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"Recycle Bin Creation" Vulnerability in Windows NT / Windows 2000
From: arne.vidstrom () NTSECURITY NU (Arne Vidstrom)
Date: Tue, 1 Feb 2000 22:18:37 +0100

Hi all,

There is a vulnerability (though it's not incredibly dangerous, but
anyway...) in the implementation of the recycle bin in Windows NT and
Windows 2000. It was noticed both by me and Nobuo Miwa.

I'll explain it with an example:

Say that you have a volume c: where the recycle bins are stored under
c:\recycler. All users must have permission to create new directories there
because the first time a user throws something into the recycle bin, a
directory is created in c:\recycler, which is named with the user's SID.
This is done in the security context of the logged on user.

Imagine that there is one user A (attacker) and another V (victim), and that
A logs on before V has thrown anything into the recycle bin for the first
time. A creates a directory in c:\recycler with the same name as V's SID,
and then sets Full Access for A and V on this directory. When V throws files
in the recycle bin they will always retain their original permissions, and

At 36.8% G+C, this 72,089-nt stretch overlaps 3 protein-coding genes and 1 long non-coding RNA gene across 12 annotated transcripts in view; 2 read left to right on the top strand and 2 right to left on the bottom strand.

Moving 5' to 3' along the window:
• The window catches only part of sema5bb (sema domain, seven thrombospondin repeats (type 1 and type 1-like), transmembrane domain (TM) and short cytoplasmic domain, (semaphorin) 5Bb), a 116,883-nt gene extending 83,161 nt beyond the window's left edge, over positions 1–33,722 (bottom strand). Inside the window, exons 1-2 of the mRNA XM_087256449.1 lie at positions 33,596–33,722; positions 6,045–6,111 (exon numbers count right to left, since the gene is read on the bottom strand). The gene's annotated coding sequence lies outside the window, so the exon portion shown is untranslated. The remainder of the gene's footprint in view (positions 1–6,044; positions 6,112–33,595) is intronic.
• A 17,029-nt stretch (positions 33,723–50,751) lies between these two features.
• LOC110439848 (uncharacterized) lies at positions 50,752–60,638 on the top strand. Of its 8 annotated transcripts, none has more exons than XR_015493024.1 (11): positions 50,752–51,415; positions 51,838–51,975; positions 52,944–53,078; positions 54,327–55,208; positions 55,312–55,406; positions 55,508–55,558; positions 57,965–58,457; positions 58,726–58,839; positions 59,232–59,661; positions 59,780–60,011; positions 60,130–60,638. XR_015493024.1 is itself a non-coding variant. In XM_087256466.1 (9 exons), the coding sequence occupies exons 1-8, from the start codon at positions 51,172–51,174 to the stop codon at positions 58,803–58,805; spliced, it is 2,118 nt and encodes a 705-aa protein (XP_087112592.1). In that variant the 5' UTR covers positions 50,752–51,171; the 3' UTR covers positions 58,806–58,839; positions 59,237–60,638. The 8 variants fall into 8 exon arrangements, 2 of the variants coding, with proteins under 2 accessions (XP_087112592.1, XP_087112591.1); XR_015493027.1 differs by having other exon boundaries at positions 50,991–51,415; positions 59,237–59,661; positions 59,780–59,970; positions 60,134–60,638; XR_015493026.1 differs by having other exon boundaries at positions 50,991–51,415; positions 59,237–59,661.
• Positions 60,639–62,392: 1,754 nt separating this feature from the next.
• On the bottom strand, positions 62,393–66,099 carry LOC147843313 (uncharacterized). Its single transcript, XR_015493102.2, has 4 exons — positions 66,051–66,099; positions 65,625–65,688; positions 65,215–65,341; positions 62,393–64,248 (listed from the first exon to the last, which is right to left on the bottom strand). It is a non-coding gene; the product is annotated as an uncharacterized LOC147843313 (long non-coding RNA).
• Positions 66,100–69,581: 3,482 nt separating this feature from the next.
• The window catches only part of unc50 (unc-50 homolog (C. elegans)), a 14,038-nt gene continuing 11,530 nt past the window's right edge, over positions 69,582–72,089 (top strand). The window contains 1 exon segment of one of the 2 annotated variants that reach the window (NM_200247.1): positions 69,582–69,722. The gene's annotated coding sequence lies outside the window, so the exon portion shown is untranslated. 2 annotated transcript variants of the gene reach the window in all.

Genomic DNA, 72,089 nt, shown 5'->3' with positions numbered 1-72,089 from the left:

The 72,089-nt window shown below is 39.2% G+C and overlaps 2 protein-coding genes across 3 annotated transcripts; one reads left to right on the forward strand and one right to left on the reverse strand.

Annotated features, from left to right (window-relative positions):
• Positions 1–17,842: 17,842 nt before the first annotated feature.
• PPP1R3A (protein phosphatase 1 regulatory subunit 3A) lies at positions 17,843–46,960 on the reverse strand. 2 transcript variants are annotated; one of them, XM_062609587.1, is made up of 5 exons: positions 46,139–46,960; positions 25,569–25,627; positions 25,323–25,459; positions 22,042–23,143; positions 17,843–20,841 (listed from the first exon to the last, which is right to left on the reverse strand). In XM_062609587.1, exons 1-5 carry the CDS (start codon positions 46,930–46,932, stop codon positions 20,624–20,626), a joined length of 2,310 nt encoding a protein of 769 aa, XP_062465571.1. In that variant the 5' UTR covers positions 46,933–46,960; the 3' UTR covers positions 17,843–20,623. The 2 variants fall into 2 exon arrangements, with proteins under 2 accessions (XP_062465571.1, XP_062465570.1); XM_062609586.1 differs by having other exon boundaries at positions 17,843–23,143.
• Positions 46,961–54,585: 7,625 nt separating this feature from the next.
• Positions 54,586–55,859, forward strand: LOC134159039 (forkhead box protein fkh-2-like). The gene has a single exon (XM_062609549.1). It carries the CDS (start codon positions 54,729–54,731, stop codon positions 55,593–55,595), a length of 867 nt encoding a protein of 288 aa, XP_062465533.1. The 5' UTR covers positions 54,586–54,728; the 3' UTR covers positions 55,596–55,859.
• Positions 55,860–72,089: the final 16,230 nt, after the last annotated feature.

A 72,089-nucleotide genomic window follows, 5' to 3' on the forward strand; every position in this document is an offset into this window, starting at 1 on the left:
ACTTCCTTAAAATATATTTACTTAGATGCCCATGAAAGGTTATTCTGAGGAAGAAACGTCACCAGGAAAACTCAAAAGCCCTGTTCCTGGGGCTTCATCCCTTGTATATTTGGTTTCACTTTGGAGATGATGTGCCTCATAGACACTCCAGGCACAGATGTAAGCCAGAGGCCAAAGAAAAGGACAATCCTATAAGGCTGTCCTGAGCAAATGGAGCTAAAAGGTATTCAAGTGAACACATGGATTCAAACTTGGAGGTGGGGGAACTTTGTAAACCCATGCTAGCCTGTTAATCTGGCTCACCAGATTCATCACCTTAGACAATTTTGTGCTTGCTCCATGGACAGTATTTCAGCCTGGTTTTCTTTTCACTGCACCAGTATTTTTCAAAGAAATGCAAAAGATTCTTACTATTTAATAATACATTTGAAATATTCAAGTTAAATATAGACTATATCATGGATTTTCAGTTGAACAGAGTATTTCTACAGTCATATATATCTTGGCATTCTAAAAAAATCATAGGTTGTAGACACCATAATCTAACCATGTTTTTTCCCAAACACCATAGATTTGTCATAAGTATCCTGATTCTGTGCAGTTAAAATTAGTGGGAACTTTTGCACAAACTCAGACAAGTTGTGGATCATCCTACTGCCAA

thus A will not be able to read their contents this way. However, since A
has Full Access to the directory he/she will be able to delete all files in
it. This is the first problem, A shouldn't be able to delete files from V's
recycle bin.

The second problem is that if V throws an executable file into the recycle
bin, A can delete it and then copy another executable file into the recycle
bin and rename it to the same name as the original file had. That file could
do anything A wants it to do. V might restore it and run it... after all,
you probably trust what's in your recycle bin.

Another possiblity (which I haven't tried in practice, so I could be wrong)
is for A to modify the INFO file in V's recycle bin. Say that V has thrown a
secret document into the recycle bin, and that A modifies the INFO file so
it doesn't point to the original location (which we suppose is located on a
NTFS partition) but to a FAT partition. Then if V restores the file, it will
loose its permissions, and V probably will never understand why it wasn't
restored but (to him/her) seems to be gone.

Microsoft has released a patch and you can read more about it in their
Security Bulletin:


And you can also read about the exploit details in the security advisories
archive at ntsecurity.nu:


/Arne Vidstrom


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